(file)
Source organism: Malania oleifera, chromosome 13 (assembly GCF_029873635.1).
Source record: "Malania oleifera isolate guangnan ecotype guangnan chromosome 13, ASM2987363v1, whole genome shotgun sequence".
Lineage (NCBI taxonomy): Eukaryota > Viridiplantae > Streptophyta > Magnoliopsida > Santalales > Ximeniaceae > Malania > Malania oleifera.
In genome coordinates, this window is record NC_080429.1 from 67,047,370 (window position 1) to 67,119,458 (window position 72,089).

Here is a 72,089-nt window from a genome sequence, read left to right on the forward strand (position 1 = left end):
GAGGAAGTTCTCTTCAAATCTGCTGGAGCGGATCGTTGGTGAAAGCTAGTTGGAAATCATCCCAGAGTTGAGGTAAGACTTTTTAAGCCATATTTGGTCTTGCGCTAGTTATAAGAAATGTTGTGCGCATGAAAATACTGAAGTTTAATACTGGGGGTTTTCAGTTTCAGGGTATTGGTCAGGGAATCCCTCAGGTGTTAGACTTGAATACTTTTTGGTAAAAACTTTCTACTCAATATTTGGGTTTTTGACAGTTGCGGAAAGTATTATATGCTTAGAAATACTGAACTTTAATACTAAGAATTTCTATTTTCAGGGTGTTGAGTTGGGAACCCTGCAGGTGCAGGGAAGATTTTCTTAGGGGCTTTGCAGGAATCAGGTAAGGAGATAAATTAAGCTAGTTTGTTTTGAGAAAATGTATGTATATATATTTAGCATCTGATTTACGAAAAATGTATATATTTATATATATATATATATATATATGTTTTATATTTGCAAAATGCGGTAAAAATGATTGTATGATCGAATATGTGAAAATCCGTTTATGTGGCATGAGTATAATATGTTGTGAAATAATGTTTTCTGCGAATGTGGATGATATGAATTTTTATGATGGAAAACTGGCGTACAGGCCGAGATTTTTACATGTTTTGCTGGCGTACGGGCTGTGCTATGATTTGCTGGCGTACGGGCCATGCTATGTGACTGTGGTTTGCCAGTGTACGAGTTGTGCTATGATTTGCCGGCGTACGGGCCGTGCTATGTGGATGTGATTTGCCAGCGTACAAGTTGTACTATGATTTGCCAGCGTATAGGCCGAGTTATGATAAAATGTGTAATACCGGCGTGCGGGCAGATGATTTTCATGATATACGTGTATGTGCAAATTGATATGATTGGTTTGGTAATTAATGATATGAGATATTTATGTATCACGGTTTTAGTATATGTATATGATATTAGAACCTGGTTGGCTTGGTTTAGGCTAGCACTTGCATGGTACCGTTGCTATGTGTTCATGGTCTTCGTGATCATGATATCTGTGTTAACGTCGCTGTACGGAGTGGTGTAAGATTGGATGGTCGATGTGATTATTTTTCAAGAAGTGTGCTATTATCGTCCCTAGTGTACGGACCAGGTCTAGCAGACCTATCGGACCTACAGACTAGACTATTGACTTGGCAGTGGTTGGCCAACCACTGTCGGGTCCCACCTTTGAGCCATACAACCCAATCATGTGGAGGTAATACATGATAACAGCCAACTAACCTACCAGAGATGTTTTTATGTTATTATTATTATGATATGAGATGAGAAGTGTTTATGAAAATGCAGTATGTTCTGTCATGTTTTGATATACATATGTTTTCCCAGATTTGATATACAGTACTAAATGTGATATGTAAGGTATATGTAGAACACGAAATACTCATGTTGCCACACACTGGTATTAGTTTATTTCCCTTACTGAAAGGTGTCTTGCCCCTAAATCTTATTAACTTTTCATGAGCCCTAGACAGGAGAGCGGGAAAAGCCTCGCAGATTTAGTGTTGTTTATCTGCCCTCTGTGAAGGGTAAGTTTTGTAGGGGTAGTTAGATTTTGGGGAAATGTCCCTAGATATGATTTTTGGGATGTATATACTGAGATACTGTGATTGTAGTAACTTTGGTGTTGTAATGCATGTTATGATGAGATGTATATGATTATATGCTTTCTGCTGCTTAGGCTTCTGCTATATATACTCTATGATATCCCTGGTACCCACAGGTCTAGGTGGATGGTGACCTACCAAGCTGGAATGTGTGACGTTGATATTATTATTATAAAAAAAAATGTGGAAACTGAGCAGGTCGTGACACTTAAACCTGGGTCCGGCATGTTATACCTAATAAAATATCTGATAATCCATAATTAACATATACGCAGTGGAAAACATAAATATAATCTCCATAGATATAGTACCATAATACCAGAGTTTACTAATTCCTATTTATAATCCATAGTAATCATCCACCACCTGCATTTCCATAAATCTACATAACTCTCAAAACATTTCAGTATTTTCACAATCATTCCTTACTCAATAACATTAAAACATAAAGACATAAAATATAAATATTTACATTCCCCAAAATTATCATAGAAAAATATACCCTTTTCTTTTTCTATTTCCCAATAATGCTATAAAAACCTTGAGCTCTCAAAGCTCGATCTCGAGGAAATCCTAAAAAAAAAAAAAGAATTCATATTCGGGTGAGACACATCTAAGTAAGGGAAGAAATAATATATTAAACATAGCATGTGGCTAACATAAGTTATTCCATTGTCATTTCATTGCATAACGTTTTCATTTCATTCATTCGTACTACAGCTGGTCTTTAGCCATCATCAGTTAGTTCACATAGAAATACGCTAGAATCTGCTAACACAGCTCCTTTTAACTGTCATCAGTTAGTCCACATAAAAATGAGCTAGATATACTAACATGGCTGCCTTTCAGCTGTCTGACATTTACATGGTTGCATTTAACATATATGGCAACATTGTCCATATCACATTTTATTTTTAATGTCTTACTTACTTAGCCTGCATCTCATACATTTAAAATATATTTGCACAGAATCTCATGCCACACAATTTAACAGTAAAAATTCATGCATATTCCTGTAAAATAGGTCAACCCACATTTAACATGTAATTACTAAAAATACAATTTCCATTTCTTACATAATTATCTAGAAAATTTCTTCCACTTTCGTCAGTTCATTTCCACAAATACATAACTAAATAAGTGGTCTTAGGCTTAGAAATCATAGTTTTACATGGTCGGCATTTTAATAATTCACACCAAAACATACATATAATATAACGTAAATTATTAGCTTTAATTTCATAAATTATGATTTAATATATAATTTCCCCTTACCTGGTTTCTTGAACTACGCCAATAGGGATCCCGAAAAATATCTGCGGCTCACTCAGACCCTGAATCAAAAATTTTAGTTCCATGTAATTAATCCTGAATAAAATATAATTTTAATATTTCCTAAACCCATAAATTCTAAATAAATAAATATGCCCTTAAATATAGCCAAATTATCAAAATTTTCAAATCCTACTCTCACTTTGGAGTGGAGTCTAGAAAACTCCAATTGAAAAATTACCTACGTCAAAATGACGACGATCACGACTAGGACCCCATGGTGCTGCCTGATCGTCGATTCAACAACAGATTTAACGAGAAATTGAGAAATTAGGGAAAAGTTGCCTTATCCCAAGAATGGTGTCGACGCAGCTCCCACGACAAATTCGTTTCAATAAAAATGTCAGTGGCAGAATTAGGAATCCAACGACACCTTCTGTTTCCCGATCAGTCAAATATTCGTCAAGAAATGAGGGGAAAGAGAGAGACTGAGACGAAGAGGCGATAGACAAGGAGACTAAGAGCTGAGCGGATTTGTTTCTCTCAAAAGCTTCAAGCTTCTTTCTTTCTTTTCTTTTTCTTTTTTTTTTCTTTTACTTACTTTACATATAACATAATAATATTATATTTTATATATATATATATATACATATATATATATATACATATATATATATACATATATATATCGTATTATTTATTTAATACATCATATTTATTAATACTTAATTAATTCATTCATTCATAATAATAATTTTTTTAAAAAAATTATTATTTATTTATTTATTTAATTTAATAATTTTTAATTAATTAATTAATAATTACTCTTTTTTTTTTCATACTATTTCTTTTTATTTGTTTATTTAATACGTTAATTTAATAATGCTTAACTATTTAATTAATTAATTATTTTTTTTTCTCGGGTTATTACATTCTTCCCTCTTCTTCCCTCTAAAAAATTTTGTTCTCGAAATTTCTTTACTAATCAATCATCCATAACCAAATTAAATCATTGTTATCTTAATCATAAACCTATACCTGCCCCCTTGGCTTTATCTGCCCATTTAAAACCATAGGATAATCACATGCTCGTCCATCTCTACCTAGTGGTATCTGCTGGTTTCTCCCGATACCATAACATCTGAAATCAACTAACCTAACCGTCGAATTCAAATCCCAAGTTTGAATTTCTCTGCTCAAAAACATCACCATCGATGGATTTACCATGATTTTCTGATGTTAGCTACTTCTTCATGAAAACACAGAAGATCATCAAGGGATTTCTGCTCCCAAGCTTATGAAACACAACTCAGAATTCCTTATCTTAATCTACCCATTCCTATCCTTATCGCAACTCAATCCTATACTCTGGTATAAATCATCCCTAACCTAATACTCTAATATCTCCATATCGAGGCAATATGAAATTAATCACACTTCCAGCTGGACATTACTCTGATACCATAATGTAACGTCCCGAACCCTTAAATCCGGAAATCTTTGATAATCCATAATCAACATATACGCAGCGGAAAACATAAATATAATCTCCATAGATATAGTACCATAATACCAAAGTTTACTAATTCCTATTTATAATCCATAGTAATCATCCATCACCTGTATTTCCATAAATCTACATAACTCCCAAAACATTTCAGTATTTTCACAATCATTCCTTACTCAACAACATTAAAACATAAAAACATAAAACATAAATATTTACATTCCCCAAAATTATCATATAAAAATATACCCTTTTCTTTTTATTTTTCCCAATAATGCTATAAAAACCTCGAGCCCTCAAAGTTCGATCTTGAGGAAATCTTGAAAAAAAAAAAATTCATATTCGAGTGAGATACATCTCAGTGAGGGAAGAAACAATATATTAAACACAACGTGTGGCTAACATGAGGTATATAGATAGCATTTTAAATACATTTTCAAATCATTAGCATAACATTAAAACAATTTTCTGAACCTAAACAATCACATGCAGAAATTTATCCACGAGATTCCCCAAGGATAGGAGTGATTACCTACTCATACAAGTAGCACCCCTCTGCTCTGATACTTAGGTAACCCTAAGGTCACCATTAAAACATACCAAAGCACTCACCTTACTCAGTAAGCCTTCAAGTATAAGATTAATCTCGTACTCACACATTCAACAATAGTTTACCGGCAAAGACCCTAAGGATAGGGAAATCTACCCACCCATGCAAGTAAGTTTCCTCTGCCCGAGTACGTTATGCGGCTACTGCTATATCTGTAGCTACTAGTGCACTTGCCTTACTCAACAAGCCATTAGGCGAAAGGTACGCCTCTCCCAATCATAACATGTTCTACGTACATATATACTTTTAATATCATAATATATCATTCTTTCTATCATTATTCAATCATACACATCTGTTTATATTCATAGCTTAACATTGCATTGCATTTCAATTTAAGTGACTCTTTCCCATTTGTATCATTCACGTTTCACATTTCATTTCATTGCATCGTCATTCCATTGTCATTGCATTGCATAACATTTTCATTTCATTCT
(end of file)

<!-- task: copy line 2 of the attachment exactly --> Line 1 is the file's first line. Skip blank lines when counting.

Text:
Source record: "Malania oleifera isolate guangnan ecotype guangnan chromosome 13, ASM2987363v1, whole genome shotgun sequence".